After 「から」 or 「ので」 comes the reason for why you could/cannot do certain things.
Example: 暇だからカラオケに行けます。= Because I'm free (have time) I can go to karaoke.
 
「映画を見に行く予定」 Is also another way of saying the sentence~ :up:

As for 「ために」 it could mean, for the purpose of, in order to
Example 1: 父が仕事に持っていくためのお弁当を作りました。= I made my dad lunch to bring to work.
Example 2: コンサートに行くためにチケットを買っておきました。 = In order to watch the concert, I bought some tickets in advance.
Or Example 3: 生きるために食べなければならない = need to eat to live.

Personally I've only used 「ために」 for something that has a positive connotation. I didn't want to use 「ために」for the original sentence because it was about leaving your friends and teacher. Hmm.. not sure still, if anyone can help :sweatdrop:
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Re: ii desu ka

Postby samtsco » Sat 08.28.2010 12:34 am

I always used kara, node and tame ni as you describe but tonight while translating a technical paper, I began to get the feeling that 'tame' did not mean tame ni. Eg.,

スロット窓面積が小さくなるため銅損は増加する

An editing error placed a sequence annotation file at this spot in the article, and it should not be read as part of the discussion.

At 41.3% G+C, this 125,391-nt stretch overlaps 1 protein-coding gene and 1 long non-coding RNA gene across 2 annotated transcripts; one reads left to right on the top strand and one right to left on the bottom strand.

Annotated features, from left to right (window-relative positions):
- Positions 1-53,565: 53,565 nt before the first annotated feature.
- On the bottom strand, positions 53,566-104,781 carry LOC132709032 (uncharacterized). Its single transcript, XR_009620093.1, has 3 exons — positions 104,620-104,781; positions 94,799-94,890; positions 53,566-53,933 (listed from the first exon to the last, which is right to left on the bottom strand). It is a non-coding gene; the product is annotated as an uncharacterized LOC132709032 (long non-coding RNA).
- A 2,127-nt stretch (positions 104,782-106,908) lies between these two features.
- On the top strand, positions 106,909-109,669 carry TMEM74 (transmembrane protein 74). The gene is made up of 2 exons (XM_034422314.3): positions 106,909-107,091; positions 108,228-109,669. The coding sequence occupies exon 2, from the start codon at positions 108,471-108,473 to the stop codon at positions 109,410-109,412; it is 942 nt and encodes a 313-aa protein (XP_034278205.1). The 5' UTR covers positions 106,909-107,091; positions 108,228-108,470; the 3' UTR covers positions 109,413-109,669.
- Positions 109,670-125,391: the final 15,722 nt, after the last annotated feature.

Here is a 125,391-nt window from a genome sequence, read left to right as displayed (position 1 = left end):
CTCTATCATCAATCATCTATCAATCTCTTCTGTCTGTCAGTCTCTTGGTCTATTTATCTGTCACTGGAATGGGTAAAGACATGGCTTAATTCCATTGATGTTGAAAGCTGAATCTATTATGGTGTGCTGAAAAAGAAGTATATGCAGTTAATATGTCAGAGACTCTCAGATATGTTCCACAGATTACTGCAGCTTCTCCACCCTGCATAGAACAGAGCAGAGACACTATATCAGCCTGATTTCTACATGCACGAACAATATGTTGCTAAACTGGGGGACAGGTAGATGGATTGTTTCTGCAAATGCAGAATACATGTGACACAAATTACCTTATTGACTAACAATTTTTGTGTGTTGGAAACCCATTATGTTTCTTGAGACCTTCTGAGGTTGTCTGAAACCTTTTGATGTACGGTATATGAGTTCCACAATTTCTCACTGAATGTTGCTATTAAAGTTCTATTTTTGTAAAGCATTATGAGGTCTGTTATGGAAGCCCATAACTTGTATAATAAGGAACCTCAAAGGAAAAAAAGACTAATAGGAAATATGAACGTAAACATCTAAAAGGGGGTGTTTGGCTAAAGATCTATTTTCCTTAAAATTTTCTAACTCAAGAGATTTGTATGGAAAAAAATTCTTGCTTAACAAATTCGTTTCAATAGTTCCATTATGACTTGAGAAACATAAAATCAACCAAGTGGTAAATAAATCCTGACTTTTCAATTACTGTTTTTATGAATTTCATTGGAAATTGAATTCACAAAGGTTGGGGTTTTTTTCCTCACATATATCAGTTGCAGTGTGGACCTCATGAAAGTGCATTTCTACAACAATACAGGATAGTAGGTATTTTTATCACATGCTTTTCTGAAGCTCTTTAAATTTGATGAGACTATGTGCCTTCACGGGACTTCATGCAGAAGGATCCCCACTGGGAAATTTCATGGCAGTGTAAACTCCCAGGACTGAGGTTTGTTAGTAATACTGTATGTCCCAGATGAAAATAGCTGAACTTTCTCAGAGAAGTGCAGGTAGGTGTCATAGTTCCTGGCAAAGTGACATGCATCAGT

Slot window area ga chiisakunaru tame copper loss wa increase suru.

I do not think this is saying that the copper loss increases in order for the slot window area to decrease. I think it is saying that because the window is smaller, less copper can fit inside. In other words (though after so many years, I am surprised I never knew this - if it is true), tame means kara, tame ni means in order to. But I suspect the usage or application of kara and tame differ in some way too subtle for a big ugly dude like me to understand.
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Re: ii desu ka

Postby samtsco » Sat 08.28.2010 12:58 am

Ok, I looked it up and it seems that TAME without the NI can mean a few different things, but in my case, it means AS A RESULT OF instead of BECAUSE. Subtle difference there. Add the NI and you get IN ORDER TO.
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Re: ii desu ka

Postby Hyperworm » Sat 08.28.2010 9:44 am

It's actually not to do with the presence or absence of に. It's down to context, unfortunately ^^
Making Sense of Japanese has an explanation on pages 99-101 (Google Books).
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Re: ii desu ka

Postby NileCat » Sat 08.28.2010 9:57 am

Samtsco, excuse me but, I could confuse you more, I'm afraid. :P
Do you see the totally different meanings of the following two sentences?
If you get the meanings, I can assure you that your understanding of the word "tame" is perfect!

スロット窓面積が小さくなるため銅損は増加する。
スロット窓面積を小さくするため銅損を増加させる。


EDIT: Ah! Hyperworm'd ninja'd me! :cry:
EDIT2: I have no idea what the "slot-window" means here, though. :whistle: